by Roger Diedrich
The issue of transportation reform continues to receive attention in Washington and around the country. The Sierra Club has identified Green Transportation as one of six major campaigns for the next 10 years. The campaign’s elements, often characterized as three legs of a stool, are:
• Clean, efficient vehicles
• Clean fuels
• Choice in travel mode
All three are needed to achieve the targeted CO2 reduction goals — transportation is responsible for a third of U.S. emissions.
The first element will largely be addressed by working for stronger Corporate Average Fuel Economy, or CAFÉ standards, on which positive measures have already been taken. This element could involve a transition to electric vehicles, which are also evolving.
The second element involves the biofuels debate concerning the source and conversion technologies for liquid fuels. This is being addressed by our energy and agriculture activist teams.
The goal of the third “leg of the stool” is to reduce vehicle miles traveled, which is probably the most significant, the longest termed and most complex part of the campaign. The main event for this work is reauthorization of the federal transportation bill, the successor to the original ISTEA bill passed in the early 1990s, which is set to expire in September.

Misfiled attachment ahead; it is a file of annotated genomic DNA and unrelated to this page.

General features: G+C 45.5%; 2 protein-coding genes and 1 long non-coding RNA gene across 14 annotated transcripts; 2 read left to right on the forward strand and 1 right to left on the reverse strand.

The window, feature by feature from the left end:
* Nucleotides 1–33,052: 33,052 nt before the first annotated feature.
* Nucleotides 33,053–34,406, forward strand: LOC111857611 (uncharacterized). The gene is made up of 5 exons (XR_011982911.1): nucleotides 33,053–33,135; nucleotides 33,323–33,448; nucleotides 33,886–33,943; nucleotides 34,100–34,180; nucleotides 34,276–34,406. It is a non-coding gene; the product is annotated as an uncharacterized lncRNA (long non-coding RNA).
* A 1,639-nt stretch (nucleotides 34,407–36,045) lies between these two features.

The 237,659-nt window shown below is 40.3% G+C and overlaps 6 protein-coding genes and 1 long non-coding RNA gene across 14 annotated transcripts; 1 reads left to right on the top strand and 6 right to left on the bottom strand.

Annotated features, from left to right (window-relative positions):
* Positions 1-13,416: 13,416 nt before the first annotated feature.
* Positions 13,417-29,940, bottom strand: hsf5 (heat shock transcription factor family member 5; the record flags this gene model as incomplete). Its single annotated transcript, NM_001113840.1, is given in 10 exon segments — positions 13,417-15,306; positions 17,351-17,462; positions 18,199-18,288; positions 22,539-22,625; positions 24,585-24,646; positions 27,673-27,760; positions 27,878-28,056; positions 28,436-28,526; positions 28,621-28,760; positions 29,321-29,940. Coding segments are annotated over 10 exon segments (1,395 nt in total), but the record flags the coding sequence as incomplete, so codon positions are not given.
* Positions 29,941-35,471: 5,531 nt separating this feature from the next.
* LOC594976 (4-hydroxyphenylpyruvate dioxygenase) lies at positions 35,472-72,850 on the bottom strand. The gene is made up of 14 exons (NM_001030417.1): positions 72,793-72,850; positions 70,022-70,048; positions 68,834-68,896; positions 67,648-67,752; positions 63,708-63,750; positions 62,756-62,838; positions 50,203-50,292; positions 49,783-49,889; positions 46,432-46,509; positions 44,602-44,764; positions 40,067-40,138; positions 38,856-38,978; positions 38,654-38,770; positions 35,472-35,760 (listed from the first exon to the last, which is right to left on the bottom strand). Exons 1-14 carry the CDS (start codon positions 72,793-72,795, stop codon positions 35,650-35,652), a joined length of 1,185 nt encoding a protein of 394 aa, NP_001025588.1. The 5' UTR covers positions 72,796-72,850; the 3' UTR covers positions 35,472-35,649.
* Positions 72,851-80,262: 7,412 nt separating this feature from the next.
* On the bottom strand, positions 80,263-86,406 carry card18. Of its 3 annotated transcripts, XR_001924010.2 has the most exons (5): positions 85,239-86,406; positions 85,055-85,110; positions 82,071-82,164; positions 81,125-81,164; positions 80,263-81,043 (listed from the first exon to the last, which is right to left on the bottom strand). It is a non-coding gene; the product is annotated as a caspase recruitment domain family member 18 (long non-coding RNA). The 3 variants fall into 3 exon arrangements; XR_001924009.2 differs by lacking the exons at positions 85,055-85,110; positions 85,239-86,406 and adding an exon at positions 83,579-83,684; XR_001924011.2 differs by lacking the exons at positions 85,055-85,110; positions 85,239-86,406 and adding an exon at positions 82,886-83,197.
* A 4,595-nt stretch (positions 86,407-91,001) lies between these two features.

Last year, a broad coalition, Transportation for America (T4A), was formed to promote a strong bill in Congress. Information on T4A can be seen on http://t4america.org. Sierra Club staff has held back on joining the group, so to provide encouragement, the Virginia Chapter passed a resolution at its last meeting,
urging that the club affiliate with T4A.
Whether we align with T4A or with other allies, the campaign will involve promoting all the tools that smart growth advocates have long supported, from fix it first, better community design, to more transit and bicycle/pedestrian funding and, as you may have heard, high speed rail.
Local activists should pay attention to land use reforms that will support good transit — that is something that can’t be done at the federal level. Should we get our preferred shift toward more transit and nonmotorized project spending, we will want to help direct it to the best projects.
The federal effort may be our opportunity, because making progress in Virginia venues has been very difficult.
Roger Diedrich is Virginia Chapter Smart Growth and Transportation chair.